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Projectfundingdetail has a foreign key to project.

The following query gives me the list of all projects that have any projectfundingdetail under 1000. How do I limit it to latest projectfundingdetail only.


I have defined the following function,

def latest_funding(self):
    return self.projectfundingdetail_set.latest(field_name='end_date')

But I cant use the following as latest_funding is not a database field


So what query should I use to get all projects that have only their latest projectfundingdetail under 1000.

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1 Answer 1

up vote 2 down vote accepted

This query is harder than it looks at first glance. AFAIK the Django ORM does not provide any way to generate efficient SQL for this query, because the efficient SQL requires a correlated subquery. (I'd love to be corrected on this!) You can generate some ugly SQL with this query:


But this requires to join from Projectfundingdetail to Project and back again, which is inefficient (though perhaps adequate for your needs).

The other way to do this is to write raw SQL and encapsulate it in a manager method. It looks a little bit scary but works great. If you assign the manager as "objects" attribute on Projectfundingdetail, you can use it like this to get the latest funding details for each project:

>>> Projectfundingdetail.objects.latest_by_project()

And it returns a normal QuerySet, so you can add on further filters:

>>> Projectfundingdetail.objects.latest_by_project().filter(budget__lte=1000)

Here's the code:

from django.db import connection, models
qn = connection.ops.quote_name

class ProjectfundingdetailManager(models.Manager):
    def latest_by_project(self):
        project_model = self.model._meta.get_field('project').rel.to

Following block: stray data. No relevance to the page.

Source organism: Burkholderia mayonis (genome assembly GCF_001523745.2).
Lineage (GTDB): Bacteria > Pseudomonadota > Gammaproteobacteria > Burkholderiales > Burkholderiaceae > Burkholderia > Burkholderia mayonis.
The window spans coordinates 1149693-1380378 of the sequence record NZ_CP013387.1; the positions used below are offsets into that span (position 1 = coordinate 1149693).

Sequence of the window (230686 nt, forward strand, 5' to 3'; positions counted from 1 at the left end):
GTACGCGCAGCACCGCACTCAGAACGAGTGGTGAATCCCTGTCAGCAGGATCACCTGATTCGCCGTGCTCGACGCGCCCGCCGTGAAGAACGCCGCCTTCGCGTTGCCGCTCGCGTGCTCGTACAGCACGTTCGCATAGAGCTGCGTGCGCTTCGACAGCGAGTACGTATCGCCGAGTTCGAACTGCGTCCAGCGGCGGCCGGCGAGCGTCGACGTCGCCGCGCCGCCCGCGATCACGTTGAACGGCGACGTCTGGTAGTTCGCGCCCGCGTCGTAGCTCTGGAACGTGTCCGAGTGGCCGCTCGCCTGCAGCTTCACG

names = {'project': qn(project_model._meta.db_table),
                 'pfd': qn(self.model._meta.db_table),
                 'end_date': qn(self.model._meta.get_field('end_date').column),
                 'project_id': qn(self.model._meta.get_field('project').column),
                 'pk': qn(self.model._meta.pk.column),
                 'p_pk': qn(project_model._meta.pk.column)}

        sql = """SELECT pfd.%(pk)s FROM %(project)s AS p 
                 JOIN %(pfd)s AS pfd ON p.%(p_pk)s = pfd.%(project_id)s
                 WHERE pfd.%(end_date)s =
                     (SELECT MAX(%(end_date)s) FROM %(pfd)s 
                      WHERE %(project_id)s = p.%(p_pk)s)
              """ % names

        cursor = connection.cursor()
        return self.model.objects.filter(id__in=[r[0] for r
                                                 in cursor.fetchall()])

About half of that code (the "names" dictionary) is only necessary to be robust against the possibility of nonstandard database table and column names. You could also just hardcode the table and column names into the SQL if you're confident they won't ever change.

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Thanks so much. I knew it was going to be complicated, thanks for validating it. Even for the initial multiple joining query, the annotate() function is only available in the trunk. Not in any tagged release. –  Lakshman Prasad May 30 '09 at 18:16
Otherwise, I could simply add is_latest field in the model that stores if the project is latest and include is_latest=true as another db filter condition. How good (or bad) is this approach. –  Lakshman Prasad May 30 '09 at 18:37
annotate() will be available in upcoming 1.1 release (already available in tagged 1.1beta). The raw-SQL approach is, I believe, fully 1.0-compatible. And yes, the denormalization approach would be another good option to consider, depending on your balance of writes vs reads and your performance needs in each case. No way to make a good decision without actually benchmarking your use cases. –  Carl Meyer May 30 '09 at 18:53

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